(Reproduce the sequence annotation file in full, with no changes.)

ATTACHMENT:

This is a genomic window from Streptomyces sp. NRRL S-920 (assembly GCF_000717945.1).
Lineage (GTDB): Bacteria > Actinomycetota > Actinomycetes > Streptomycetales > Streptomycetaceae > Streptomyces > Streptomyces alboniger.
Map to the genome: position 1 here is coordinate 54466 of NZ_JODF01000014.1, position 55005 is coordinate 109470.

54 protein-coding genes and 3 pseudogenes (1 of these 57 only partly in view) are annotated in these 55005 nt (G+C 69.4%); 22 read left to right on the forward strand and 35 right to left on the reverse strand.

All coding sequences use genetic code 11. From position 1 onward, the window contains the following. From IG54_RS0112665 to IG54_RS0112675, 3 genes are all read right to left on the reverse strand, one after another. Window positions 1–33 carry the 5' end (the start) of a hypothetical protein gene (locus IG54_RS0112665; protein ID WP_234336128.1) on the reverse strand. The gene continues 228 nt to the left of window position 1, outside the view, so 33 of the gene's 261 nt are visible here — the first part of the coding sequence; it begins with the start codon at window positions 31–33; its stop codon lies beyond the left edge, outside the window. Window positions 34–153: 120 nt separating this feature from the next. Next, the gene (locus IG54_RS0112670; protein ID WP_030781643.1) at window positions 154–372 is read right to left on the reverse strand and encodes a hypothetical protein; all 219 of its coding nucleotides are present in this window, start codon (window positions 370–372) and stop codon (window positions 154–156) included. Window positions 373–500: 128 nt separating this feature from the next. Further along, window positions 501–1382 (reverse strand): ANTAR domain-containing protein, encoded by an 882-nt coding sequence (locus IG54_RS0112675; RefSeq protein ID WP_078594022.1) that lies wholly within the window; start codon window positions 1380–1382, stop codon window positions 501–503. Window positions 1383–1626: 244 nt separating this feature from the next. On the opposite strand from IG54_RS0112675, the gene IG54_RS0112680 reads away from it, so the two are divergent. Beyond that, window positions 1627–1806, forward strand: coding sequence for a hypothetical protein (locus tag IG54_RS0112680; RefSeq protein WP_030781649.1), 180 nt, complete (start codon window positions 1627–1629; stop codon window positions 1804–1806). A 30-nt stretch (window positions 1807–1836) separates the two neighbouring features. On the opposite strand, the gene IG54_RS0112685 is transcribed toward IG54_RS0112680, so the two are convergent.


This is a genomic window from Streptomyces sp. NRRL S-920 (assembly GCF_000717945.1).
Lineage (GTDB): Bacteria > Actinomycetota > Actinomycetes > Streptomycetales > Streptomycetaceae > Streptomyces > Streptomyces alboniger.
Map to the genome: position 1 here is coordinate 54466 of NZ_JODF01000014.1, position 55005 is coordinate 109470.

54 protein-coding genes and 3 pseudogenes (1 of these 57 only partly in view) are annotated in these 55005 nt (G+C 69.4%); 22 read left to right on the forward strand and 35 right to left on the reverse strand.

All coding sequences use genetic code 11. From position 1 onward, the window contains the following. From IG54_RS0112665 to IG54_RS0112675, 3 genes are all read right to left on the reverse strand, one after another. Window positions 1–33 carry the 5' end (the start) of a hypothetical protein gene (locus IG54_RS0112665; protein ID WP_234336128.1) on the reverse strand. The gene continues 228 nt to the left of window position 1, outside the view, so 33 of the gene's 261 nt are visible here — the first part of the coding sequence; it begins with the start codon at window positions 31–33; its stop codon lies beyond the left edge, outside the window. Window positions 34–153: 120 nt separating this feature from the next. Next, the gene (locus IG54_RS0112670; protein ID WP_030781643.1) at window positions 154–372 is read right to left on the reverse strand and encodes a hypothetical protein; all 219 of its coding nucleotides are present in this window, start codon (window positions 370–372) and stop codon (window positions 154–156) included. Window positions 373–500: 128 nt separating this feature from the next. Further along, window positions 501–1382 (reverse strand): ANTAR domain-containing protein, encoded by an 882-nt coding sequence (locus IG54_RS0112675; RefSeq protein ID WP_078594022.1) that lies wholly within the window; start codon window positions 1380–1382, stop codon window positions 501–503. Window positions 1383–1626: 244 nt separating this feature from the next. On the opposite strand from IG54_RS0112675, the gene IG54_RS0112680 reads away from it, so the two are divergent. Beyond that, window positions 1627–1806, forward strand: coding sequence for a hypothetical protein (locus tag IG54_RS0112680; RefSeq protein WP_030781649.1), 180 nt, complete (start codon window positions 1627–1629; stop codon window positions 1804–1806). A 30-nt stretch (window positions 1807–1836) separates the two neighbouring features. On the opposite strand, the gene IG54_RS0112685 is transcribed toward IG54_RS0112680, so the two are convergent.